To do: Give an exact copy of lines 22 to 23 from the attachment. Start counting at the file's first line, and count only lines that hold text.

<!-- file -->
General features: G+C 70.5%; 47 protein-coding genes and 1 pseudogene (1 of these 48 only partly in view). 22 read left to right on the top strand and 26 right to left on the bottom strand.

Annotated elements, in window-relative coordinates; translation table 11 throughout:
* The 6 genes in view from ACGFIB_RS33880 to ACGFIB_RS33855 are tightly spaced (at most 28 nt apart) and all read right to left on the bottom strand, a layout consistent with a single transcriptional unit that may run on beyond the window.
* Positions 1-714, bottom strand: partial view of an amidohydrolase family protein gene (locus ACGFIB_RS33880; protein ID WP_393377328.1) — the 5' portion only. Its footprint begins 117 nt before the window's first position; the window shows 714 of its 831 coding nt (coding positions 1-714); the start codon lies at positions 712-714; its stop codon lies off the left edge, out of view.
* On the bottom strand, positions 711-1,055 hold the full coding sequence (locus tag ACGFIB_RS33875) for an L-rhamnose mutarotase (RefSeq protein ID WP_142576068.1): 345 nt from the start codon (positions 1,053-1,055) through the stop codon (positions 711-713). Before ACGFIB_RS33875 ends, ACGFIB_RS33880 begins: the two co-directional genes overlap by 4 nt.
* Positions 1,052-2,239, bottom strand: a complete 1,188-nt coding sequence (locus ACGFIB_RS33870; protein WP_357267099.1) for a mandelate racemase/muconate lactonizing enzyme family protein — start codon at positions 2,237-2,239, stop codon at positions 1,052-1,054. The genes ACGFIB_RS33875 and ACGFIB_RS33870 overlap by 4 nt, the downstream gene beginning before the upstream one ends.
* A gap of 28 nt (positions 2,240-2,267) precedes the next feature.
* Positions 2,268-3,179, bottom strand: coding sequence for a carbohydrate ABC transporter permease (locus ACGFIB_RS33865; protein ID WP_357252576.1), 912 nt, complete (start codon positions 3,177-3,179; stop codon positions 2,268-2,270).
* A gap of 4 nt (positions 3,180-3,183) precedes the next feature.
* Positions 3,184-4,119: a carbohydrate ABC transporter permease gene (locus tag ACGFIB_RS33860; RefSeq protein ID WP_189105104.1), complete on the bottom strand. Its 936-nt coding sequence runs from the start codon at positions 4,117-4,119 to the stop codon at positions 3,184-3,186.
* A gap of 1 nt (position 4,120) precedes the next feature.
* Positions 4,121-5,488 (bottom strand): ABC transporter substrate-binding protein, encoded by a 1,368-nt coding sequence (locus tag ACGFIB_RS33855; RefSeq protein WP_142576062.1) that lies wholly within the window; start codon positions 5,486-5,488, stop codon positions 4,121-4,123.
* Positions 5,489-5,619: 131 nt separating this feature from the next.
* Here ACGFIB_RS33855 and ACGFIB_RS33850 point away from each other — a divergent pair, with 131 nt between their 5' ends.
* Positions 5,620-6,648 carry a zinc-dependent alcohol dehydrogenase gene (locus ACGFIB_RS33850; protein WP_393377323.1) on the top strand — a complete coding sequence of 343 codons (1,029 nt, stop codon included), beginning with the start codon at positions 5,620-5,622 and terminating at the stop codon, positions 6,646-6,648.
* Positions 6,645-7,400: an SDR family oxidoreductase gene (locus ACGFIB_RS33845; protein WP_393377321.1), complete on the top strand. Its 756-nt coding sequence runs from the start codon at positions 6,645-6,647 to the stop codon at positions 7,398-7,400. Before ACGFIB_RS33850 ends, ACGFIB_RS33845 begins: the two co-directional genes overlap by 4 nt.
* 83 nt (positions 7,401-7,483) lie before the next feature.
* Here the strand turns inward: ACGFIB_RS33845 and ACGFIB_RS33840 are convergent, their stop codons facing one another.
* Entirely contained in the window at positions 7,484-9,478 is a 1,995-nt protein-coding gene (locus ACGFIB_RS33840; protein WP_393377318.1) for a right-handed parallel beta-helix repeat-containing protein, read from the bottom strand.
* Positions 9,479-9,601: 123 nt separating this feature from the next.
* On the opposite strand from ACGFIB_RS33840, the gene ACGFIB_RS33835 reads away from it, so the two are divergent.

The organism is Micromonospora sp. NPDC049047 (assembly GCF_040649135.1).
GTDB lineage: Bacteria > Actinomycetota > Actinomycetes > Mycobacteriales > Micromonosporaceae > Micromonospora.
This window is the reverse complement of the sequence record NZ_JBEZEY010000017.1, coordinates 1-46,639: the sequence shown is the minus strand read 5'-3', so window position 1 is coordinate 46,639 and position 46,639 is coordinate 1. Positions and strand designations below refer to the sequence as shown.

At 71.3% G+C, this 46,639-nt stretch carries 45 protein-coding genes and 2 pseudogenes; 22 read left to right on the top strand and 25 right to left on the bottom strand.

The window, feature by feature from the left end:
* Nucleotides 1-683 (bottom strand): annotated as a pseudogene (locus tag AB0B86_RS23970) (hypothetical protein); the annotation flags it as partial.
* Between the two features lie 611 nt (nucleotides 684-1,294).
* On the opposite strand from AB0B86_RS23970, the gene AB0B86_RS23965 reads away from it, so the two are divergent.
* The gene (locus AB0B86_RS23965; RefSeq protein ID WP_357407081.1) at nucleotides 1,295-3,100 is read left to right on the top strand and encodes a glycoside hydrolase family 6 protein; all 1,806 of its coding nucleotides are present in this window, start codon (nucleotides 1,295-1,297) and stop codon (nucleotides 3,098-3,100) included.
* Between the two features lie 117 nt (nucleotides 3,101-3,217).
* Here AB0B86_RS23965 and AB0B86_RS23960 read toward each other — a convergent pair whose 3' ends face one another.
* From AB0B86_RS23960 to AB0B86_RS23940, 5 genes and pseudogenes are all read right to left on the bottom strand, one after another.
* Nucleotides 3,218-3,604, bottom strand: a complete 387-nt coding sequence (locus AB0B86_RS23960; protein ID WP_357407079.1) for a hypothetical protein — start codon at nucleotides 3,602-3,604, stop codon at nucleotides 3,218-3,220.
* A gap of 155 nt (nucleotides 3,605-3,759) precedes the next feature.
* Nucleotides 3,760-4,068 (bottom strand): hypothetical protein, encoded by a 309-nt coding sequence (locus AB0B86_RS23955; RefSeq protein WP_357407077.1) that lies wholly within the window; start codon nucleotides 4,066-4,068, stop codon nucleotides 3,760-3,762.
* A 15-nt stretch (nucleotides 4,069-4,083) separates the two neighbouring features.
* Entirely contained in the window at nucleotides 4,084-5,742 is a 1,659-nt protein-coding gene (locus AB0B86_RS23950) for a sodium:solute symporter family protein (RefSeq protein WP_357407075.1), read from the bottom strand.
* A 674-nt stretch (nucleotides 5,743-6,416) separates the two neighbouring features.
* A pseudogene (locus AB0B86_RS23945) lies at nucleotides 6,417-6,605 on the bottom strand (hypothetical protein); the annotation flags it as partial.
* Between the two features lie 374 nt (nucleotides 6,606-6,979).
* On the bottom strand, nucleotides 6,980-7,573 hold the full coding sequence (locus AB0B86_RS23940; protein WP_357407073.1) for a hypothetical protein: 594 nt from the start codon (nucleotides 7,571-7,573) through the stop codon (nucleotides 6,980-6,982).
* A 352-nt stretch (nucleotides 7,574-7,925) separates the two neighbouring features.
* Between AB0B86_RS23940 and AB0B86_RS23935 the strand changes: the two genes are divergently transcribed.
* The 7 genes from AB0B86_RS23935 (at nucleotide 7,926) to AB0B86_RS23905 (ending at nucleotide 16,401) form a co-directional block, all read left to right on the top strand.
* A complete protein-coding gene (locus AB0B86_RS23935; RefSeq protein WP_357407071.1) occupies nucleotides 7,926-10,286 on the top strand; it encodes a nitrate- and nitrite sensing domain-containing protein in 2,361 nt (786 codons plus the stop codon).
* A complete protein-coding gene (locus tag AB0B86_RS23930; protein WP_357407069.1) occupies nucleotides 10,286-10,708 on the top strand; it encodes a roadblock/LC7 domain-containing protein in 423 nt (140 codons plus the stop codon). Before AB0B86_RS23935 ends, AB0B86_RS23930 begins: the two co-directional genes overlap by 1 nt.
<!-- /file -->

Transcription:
The organism is Micromonospora sp. NPDC049047 (assembly GCF_040649135.1).
GTDB lineage: Bacteria > Actinomycetota > Actinomycetes > Mycobacteriales > Micromonosporaceae > Micromonospora.